Cremation page from Living on the Earth.
I first wrote about a simple alternative to the bloated waste and egotism of American funerary practices in my book Living on the Earth, first published in 1970. Probably I’d been sickened by The Loved One, a 1965 black comedy about people working in a large, decadent Hollywood Cemetery. More likely I couldn’t make sense of almost any aspect of my culture of origin, from nylon stockings to racism to skyscrapers.
It wasn’t until after Living on the Earth was published that I read The American Way of Death by Jessica Mitford, who was married to Bob Treuhaft, the Bay Area attorney who represented Mario Savio (of the Free Speech movement in Berkeley) and lots of civil rights cases…and me, for a while. I was very fond of Jessica and Bob, and miss them now. Jessica thoroughly skewered the funeral industry in the first edition of her book, and then returned to do it again with a revised edition in the 1990’s. She died before she finished it, and Bob, by then retired, continued working on the book until he died, too. “I never learned to type because I always had secretaries,” he told me, “but now I am using a computer. Think of that!”
Bob Treuhaft and I having dinner at Alice Water’s famed natural foods gourmet restaurant in Berkeley, Chez Panisse, in June 2000, about a year and a half before he died.
Now I’m in my fifties, and have seen a number of creative friends deal with the remains of their “loved ones.” In Hawaii, the hands-down winner goes like this: cremation, followed by a circle of people on the beach singing songs and sharing memories, followed by the scattering of ashes into the ocean from an outrigger canoe, followed by showers of flowers (all of which biodegrade) into the sea. No fuss, no muss, no waste, no monuments. Nothing bad for the sealife to choke on. Follow that with a shared meal with non-disposable plates and utensils, and you’ve got yourself a green funeral.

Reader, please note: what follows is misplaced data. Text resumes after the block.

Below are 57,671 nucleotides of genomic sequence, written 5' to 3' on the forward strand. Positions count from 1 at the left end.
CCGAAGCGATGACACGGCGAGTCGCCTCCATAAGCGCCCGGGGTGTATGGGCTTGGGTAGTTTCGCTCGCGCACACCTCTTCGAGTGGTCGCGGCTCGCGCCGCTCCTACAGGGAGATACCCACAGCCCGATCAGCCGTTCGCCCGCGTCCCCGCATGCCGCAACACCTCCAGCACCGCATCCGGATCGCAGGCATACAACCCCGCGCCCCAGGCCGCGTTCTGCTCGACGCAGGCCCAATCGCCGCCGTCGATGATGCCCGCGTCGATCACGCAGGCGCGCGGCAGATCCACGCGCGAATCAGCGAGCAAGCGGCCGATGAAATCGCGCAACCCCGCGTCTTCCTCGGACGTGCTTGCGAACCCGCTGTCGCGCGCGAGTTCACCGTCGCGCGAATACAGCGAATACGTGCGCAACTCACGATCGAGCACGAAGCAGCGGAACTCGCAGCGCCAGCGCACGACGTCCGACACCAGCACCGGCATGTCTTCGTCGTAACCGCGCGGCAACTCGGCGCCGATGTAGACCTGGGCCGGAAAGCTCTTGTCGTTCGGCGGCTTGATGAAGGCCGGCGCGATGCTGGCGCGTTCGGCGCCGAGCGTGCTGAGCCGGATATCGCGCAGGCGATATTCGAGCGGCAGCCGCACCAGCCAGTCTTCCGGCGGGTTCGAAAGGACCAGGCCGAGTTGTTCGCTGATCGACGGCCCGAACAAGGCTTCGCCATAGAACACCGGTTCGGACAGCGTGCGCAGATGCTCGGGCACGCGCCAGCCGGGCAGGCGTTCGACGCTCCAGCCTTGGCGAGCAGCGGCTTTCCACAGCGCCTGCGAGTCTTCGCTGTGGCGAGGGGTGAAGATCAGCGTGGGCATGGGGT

Of course, owing to my name, I’ve got this other plan, if I part from my body in California instead of Hawaii: cremation, then dig a hole in a forest where California bay laurels are already thriving, pour my ashes into it, then a little dirt, and then plant a California bay laurel sapling on top. I’ve half a mind to ask Bill Wheeler (artist and owner of the infamous Wheeler Ranch where I wrote Living on the Earth) if he’d agree to let someone bury my ashes there. That was about as close to heaven as I’ve been on this earth.
A road into the forest at Wheeler Ranch
So, now that we have Zen Hospice, it only makes sense that we also have Green Burials, an actual association that licenses places to bury people sustainably, conserving nature, not wasting money and materials, and not using toxic chemicals that will leach into the soil.